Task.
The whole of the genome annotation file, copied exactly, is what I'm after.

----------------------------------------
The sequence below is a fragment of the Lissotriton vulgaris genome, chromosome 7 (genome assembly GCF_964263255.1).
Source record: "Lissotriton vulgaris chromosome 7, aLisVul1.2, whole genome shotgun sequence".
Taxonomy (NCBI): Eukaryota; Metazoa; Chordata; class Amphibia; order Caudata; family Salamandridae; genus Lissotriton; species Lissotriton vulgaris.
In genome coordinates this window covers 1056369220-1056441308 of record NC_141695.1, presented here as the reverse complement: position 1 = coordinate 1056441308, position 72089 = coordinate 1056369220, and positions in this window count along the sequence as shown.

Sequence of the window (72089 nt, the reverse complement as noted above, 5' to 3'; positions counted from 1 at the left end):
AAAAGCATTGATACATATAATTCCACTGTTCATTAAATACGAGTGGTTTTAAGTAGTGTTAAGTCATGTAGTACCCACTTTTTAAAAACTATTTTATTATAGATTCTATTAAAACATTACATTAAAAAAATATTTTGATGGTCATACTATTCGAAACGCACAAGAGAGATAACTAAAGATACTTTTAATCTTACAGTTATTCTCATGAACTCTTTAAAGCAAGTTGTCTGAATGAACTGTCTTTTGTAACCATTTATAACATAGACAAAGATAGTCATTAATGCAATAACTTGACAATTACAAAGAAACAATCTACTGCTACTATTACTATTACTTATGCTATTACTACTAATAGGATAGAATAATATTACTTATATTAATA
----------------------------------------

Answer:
The sequence below is a fragment of the Lissotriton vulgaris genome, chromosome 7 (genome assembly GCF_964263255.1).
Source record: "Lissotriton vulgaris chromosome 7, aLisVul1.2, whole genome shotgun sequence".
Taxonomy (NCBI): Eukaryota; Metazoa; Chordata; class Amphibia; order Caudata; family Salamandridae; genus Lissotriton; species Lissotriton vulgaris.
In genome coordinates this window covers 1056369220-1056441308 of record NC_141695.1, presented here as the reverse complement: position 1 = coordinate 1056441308, position 72089 = coordinate 1056369220, and positions in this window count along the sequence as shown.

Sequence of the window (72089 nt, the reverse complement as noted above, 5' to 3'; positions counted from 1 at the left end):
AAAAGCATTGATACATATAATTCCACTGTTCATTAAATACGAGTGGTTTTAAGTAGTGTTAAGTCATGTAGTACCCACTTTTTAAAAACTATTTTATTATAGATTCTATTAAAACATTACATTAAAAAAATATTTTGATGGTCATACTATTCGAAACGCACAAGAGAGATAACTAAAGATACTTTTAATCTTACAGTTATTCTCATGAACTCTTTAAAGCAAGTTGTCTGAATGAACTGTCTTTTGTAACCATTTATAACATAGACAAAGATAGTCATTAATGCAATAACTTGACAATTACAAAGAAACAATCTACTGCTACTATTACTATTACTTATGCTATTACTACTAATAGGATAGAATAATATTACTTATATTAATA